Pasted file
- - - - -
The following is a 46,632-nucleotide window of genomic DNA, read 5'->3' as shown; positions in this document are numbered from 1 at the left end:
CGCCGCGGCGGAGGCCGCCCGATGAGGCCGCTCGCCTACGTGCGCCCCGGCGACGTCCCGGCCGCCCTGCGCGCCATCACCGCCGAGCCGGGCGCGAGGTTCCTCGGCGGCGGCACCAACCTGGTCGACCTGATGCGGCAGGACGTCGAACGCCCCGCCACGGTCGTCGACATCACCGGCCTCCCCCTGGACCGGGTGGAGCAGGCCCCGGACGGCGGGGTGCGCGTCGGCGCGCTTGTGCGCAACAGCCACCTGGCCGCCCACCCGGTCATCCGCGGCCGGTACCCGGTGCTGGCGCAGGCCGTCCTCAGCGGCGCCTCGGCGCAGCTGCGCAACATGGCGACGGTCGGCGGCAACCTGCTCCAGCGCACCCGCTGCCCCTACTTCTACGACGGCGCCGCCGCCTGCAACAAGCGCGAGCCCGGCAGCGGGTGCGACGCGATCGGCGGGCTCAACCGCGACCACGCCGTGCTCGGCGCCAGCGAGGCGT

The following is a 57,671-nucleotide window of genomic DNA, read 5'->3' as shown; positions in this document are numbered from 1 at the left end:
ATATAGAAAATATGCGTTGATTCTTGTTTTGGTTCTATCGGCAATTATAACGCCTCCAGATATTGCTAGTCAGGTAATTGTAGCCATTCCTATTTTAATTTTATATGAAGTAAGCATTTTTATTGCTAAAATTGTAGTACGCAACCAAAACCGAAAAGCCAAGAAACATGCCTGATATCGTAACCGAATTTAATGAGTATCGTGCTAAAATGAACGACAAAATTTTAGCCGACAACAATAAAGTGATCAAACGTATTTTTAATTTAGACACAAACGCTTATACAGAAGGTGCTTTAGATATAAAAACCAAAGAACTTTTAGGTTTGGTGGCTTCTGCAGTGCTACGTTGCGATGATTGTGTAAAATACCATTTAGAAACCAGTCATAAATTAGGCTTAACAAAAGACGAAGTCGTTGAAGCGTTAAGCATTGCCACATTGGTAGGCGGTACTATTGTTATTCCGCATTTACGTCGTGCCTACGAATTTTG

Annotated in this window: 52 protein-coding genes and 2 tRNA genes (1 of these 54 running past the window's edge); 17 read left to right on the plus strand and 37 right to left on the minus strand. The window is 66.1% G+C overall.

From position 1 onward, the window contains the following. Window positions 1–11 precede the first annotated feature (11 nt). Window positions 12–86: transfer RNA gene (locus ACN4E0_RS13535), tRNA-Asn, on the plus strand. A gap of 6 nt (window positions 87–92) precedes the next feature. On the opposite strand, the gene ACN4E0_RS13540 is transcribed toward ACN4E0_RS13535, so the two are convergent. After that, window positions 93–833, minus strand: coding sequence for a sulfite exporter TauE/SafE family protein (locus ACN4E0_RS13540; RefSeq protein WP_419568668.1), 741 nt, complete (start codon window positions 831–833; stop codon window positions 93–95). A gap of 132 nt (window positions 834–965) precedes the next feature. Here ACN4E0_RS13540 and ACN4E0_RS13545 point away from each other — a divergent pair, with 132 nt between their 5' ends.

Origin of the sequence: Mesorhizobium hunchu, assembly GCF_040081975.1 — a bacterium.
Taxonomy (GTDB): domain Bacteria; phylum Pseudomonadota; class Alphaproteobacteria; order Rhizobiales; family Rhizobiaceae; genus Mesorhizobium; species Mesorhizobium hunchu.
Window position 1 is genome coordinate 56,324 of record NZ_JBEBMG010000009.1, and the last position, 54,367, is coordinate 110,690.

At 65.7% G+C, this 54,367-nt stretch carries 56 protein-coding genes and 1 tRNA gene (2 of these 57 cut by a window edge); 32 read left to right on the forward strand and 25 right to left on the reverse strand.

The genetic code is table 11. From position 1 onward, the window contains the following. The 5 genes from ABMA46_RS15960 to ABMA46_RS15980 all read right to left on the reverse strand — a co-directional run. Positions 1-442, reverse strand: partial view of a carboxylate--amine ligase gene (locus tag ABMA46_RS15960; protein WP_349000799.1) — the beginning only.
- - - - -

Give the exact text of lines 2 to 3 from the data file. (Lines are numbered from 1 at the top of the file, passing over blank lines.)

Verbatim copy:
CGCCGCGGCGGAGGCCGCCCGATGAGGCCGCTCGCCTACGTGCGCCCCGGCGACGTCCCGGCCGCCCTGCGCGCCATCACCGCCGAGCCGGGCGCGAGGTTCCTCGGCGGCGGCACCAACCTGGTCGACCTGATGCGGCAGGACGTCGAACGCCCCGCCACGGTCGTCGACATCACCGGCCTCCCCCTGGACCGGGTGGAGCAGGCCCCGGACGGCGGGGTGCGCGTCGGCGCGCTTGTGCGCAACAGCCACCTGGCCGCCCACCCGGTCATCCGCGGCCGGTACCCGGTGCTGGCGCAGGCCGTCCTCAGCGGCGCCTCGGCGCAGCTGCGCAACATGGCGACGGTCGGCGGCAACCTGCTCCAGCGCACCCGCTGCCCCTACTTCTACGACGGCGCCGCCGCCTGCAACAAGCGCGAGCCCGGCAGCGGGTGCGACGCGATCGGCGGGCTCAACCGCGACCACGCCGTGCTCGGCGCCAGCGAGGCGT

The following is a 57,671-nucleotide window of genomic DNA, read 5'->3' as shown; positions in this document are numbered from 1 at the left end: